I remember the countless times I canvassed the area afterwards, and asked everyone, “Did you see who did it?” and the popular response from the very same family members was always, “Fuck the Police, I ain’t no snitch. I’m gonna take care of this myself.” This happened every single time, every single homicide, black on black, and then my realization became clearer.
I woke up every morning, put on my freshly pressed uniform, shined my badge, function-checked my weapon and kissed my wife and kid. Then, I waited for my wife to say the same thing she always does before I leave, “Make sure you come back home to us.”
I always replied, “I will”, but the truth was I was never sure if I would.
I almost lost my life on this job. Every call, every stop, every moment that I had this uniform on was another possibility for me to almost lose my life again. I was a target in the very community I swore to protect, the very community I wanted to help.
As a matter of fact, they hated my very presence. They called me, “Uncle Tom,” and “wanna be white boy.” I couldn’t understand why. My own fellow black men and women attacking me, wishing for my death, wishing for the death of my family.
I was so confused, so torn, I couldn’t understand why my own black people would turn against me, when every time they called … I was there. Every time someone died … I was there. Every time they were going through one of the worst moments in their lives … I was there.
So why was I the enemy? I dove deep into that question … Why was I the enemy? Then my realization became more clear.
Complaint: Police always targeting us, they always messing with the black man.
Fact: A city where the majority of citizens are black (Baltimore, for example) will ALWAYS have a higher rate of black people getting arrested. It will ALWAYS have a higher rate of blacks getting stopped, and will ALWAYS have a higher rate of blacks getting killed.
The reason why is because a city with those characteristics will ALWAYS have a higher rate of blacks committing crime. The statistics will follow the same trend for Asians if you go to China, for Hispanics if you go to Puerto Rico, for whites if you go to Russia and the list goes on. It’s called Demographics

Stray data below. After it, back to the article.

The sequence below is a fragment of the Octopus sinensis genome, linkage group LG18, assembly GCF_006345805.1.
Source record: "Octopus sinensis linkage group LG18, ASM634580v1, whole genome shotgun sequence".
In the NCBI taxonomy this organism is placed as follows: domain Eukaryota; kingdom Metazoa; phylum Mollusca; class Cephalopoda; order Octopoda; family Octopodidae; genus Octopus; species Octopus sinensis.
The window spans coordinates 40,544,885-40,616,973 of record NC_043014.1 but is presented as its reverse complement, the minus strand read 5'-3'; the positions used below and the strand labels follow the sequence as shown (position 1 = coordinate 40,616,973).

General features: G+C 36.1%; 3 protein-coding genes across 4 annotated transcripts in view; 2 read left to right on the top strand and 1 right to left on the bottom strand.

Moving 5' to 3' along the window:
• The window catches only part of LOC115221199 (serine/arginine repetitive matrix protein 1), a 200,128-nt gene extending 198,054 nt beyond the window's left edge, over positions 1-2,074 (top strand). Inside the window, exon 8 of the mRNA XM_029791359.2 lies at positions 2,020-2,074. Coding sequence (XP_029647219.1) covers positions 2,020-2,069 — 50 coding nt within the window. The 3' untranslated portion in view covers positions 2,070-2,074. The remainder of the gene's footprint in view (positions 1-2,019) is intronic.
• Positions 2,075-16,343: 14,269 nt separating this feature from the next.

Complaint: More black people get arrested than white boys.
Fact: Black People commit a grossly disproportionate amount of crime. Data from the FBI shows that nationwide, Blacks committed 5,173 homicides in 2014, while whites committed 4,367.
Chicago’s death toll is almost equal to that of the wars in Iraq and Afghanistan, combined. Chicago’s death toll from January 1, 2001 to November, 26 2015 stands at 7,401. The combined total deaths during Operation Iraqi Freedom (2003-2015: 4,815) and Operation Enduring Freedom/Afghanistan (2001-2015: 3,506), total 8,321.
Complaint: Blacks are the only ones getting killed by police, or they are killed more.
Fact: As of July 2016, the breakdown of the number of US Citizens killed by Police this year is, 238 White people killed, 123 Black people killed, 79 Hispanics, 69 other/or unknown race.
Fact: Black people kill more blacks than Police do. The only protest and outrage is when a cop kills a black man.
University of Toledo criminologist Dr. Richard R. Johnson examined the latest crime data from the FBI’s Supplementary Homicide Reports and Centers for Disease Control and found that an average of 4,472 black men were killed by other black men annually between Jan. 1, 2009, and Dec. 31, 2012. Professor Johnson’s research further concluded that 112 black men died from both justified and unjustified police-involved killings annually during this same period.